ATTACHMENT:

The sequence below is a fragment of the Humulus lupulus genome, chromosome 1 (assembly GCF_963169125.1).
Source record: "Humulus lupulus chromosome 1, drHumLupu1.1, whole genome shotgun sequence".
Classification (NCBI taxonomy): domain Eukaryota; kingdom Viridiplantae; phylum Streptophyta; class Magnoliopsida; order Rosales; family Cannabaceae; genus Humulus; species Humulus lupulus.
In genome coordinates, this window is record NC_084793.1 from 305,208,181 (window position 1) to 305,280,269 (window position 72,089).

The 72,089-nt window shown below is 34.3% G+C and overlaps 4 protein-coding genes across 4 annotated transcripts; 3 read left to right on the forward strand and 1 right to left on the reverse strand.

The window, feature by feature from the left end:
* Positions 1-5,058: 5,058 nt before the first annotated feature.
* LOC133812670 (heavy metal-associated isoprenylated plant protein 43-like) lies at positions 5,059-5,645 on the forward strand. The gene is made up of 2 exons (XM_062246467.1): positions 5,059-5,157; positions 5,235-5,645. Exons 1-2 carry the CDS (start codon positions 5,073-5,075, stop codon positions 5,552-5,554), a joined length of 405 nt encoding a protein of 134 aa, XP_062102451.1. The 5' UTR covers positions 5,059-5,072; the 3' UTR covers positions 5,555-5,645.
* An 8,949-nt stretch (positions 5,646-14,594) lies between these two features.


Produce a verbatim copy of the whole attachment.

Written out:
The sequence below is a fragment of the Humulus lupulus genome, chromosome 1 (assembly GCF_963169125.1).
Source record: "Humulus lupulus chromosome 1, drHumLupu1.1, whole genome shotgun sequence".
Classification (NCBI taxonomy): domain Eukaryota; kingdom Viridiplantae; phylum Streptophyta; class Magnoliopsida; order Rosales; family Cannabaceae; genus Humulus; species Humulus lupulus.
In genome coordinates, this window is record NC_084793.1 from 305,208,181 (window position 1) to 305,280,269 (window position 72,089).

The 72,089-nt window shown below is 34.3% G+C and overlaps 4 protein-coding genes across 4 annotated transcripts; 3 read left to right on the forward strand and 1 right to left on the reverse strand.

The window, feature by feature from the left end:
* Positions 1-5,058: 5,058 nt before the first annotated feature.
* LOC133812670 (heavy metal-associated isoprenylated plant protein 43-like) lies at positions 5,059-5,645 on the forward strand. The gene is made up of 2 exons (XM_062246467.1): positions 5,059-5,157; positions 5,235-5,645. Exons 1-2 carry the CDS (start codon positions 5,073-5,075, stop codon positions 5,552-5,554), a joined length of 405 nt encoding a protein of 134 aa, XP_062102451.1. The 5' UTR covers positions 5,059-5,072; the 3' UTR covers positions 5,555-5,645.
* An 8,949-nt stretch (positions 5,646-14,594) lies between these two features.